Women’s History in Physical Therapy
March 16, 2021 – With March being Women’s History month we wanted to take some time to recognize their importance in the profession of physical therapy.
The physical therapy profession has grown and evolved significantly over the years. Physical therapy began during the polio epidemic and World War I. Mary McMillan, also known as the “founding mother” began working with World War I survivors in 1918. She later became known as the first re-aide. Later she began training other women to become re-aides. Once the polio epidemic took hold, McMillan saw the need to grow the PT profession and later formed the national organization called the American Women’s Physical Therapy Association now known as the American Physical Therapy Association. Today, women make up 70% of the PT profession.
We invite you to take the time to visit the following link: https://www.webpt.com/blog/8-famous-women-pts-from-history/ and take the time to read this blog. It shows the importance of women in physical therapy’s past and the foundation that they laid. At Witte Physical Therapy we employ 3 therapists, 2 therapy assistants, an athletic trainer, and a billing specialist that are all women. They continue to keep the profession moving forward today and into the future!
Since the beginning, PT has evolved to include clinical and non-clinical positions. The therapists at Witte Physical Therapy are clinical therapists who work with a wide variety of patients. Physical Therapists do not only treat patients with post-operative conditions. Outside of post-op conditions our physical therapists treat a variety of conditions including, but not limited to:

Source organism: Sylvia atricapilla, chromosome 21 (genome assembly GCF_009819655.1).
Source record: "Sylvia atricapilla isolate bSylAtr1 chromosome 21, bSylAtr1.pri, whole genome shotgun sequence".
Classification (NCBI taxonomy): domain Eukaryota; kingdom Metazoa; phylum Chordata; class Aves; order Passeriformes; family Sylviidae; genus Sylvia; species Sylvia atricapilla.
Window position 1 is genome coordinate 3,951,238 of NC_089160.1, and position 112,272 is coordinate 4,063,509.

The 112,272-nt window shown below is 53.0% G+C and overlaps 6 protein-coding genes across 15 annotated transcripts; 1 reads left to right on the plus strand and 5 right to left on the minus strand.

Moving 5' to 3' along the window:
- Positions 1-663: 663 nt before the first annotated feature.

- Muscle strains and tension
- Spinal pain
- Women’s health condition’s
- Pelvic dysfunction
- Parkinson’s and Huntington’s Disease
- Multiple Sclerosis
- Cerebral Palsy
Our therapists are trained to work with and treat all of these conditions. This list is not exhaustive, but provides some examples. Natosha Siemek, PT, DPT, can work with women’s health, pelvic dysfunction, lymphedema, cerebral palsy, and torticollis patients. Kayla Mammen, PT, DPT can work with headaches, vertigo, Parkinson’s and Huntington’s disease patients. Christy Sieler, PT, DPT, can work with muscle strains and tension, spinal pain, cancer, and diabetic patients. The rest of our staff also have their specialties and can work with the above list and more!
Some of these conditions may come as a surprise. However, many disorders affect the body physically. Physical therapists are trained to work with disorders that effect the body’s physical function. Give us a call today in Louisville at 402-234-3333, in Plattsmouth at 402-298-4747, and in Hooper at 402-654-2121 to ask questions and learn more!